Raglan Coastguard has been called out to another major incident near Gannet Island — but this time there’s been a happy outcome.
The Coastguard’s rescue last Saturday night of three fishermen from the upturned hull of their seven-metre hardtop boat came three months after it played a central role in the search for and retrieval of the wreckage of a plane which plunged into the sea off Gannet Island, killing mobile phone company boss Eric Hertz and his wife Kathy.
Two and a half years previously the Coastguard was also involved in a search near Gannet Island for Te Awamutu man John Lindsay, who went missing while diving with friends and whose body was found a month later washed up on Ruapuke Beach.
Saturday’s callout in contrast had a happy ending, with the three fishermen — coincidentally also from Te Awamutu — reunited with their families at Raglan wharf after what Coastguard president Wally Hawken described as a “copybook operation”.
He said the skipper of the flipped boat “did everything right as far as we could see”, and managed to get to the locator beacon and set it off.
Coastguard stalwart Kevin Dreaver, who helped crew the Gallagher Rescue boat on the rescue mission, said the Coastguard and a rescue helicopter were called out and given an exact fix about 5.45pm by the Rescue Co-ordination Centre in Wellington.
The rescue helicopter hovered over the hull, about five miles southeast of Gannet Island, until Gallagher Rescue arrived about 8pm.
“The helicopter crew could see two people aboard [the hull] but it turned out they were huddled together and it was actually three,” Kevin said, discounting initial reports that a third person was floating in the water without a lifejacket.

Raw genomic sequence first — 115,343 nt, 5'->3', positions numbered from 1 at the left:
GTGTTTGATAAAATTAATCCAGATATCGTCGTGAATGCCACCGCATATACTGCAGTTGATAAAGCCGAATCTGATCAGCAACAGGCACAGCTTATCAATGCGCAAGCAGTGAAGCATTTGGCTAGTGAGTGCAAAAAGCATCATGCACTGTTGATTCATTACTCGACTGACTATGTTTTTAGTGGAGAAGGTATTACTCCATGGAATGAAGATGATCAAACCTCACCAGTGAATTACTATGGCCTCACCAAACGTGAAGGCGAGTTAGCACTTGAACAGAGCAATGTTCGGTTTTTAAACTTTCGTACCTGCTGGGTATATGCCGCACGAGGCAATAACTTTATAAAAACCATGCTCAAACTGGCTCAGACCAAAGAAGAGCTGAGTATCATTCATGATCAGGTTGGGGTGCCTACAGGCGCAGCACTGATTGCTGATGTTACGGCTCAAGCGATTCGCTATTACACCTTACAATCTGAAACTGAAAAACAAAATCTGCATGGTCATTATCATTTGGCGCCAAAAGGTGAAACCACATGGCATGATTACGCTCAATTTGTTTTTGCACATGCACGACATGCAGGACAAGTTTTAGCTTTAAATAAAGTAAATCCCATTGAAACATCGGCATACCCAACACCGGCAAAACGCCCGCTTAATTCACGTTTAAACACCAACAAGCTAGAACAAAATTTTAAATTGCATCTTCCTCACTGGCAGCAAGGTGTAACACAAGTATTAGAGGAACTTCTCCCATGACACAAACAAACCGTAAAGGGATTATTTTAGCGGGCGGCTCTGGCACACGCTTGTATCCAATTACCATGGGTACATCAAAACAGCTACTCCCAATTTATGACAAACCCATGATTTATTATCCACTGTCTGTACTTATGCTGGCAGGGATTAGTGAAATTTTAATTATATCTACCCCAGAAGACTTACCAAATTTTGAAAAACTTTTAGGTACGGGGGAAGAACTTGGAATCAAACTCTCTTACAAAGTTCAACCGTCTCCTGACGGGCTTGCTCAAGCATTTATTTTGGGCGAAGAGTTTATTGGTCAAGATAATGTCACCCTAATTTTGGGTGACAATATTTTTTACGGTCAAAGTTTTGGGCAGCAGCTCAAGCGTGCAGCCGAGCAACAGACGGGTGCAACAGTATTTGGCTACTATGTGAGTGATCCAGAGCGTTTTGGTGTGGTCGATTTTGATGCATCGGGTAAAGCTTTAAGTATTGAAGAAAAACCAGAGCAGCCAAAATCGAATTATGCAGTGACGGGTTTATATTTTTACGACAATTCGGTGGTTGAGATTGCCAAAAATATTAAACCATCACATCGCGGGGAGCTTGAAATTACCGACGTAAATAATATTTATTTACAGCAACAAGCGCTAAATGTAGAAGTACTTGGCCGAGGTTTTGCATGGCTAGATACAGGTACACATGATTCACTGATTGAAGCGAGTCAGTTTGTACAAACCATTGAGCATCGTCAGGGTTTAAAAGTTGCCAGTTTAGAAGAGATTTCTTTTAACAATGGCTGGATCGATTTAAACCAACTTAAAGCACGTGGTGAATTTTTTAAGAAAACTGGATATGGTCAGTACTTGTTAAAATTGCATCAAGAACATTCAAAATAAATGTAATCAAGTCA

The trio told their rescuers they’d been trying to retrieve the anchor when the boat was flipped by a wave. “Two had a chance to grab a lifejacket but the other didn’t,” Kevin said.
The rescue boat took the three fishermen back to Raglan wharf where, Kevin said, the recently opened Coastguard shed had a treatment room in which the “pretty appreciative” trio could have been warmed up after their ordeal.
However in the end the fishermen were instead treated in a waiting ambulance before being picked up at the wharf by their wives.
While the rescue went without a hitch, Coastguard efforts the next day to tow the overturned and semi-submerged boat back to Raglan ended in failure. Kevin said after they’d towed the boat about three miles the bow section — to which the towline was attached — broke off.
“We went back to have a look but couldn’t see it [the rest of the boat],” he said. Although the Coastguard crew were “pretty sure it’s gone down” Kevin said they might run a search pattern with a depth sounder to make certain.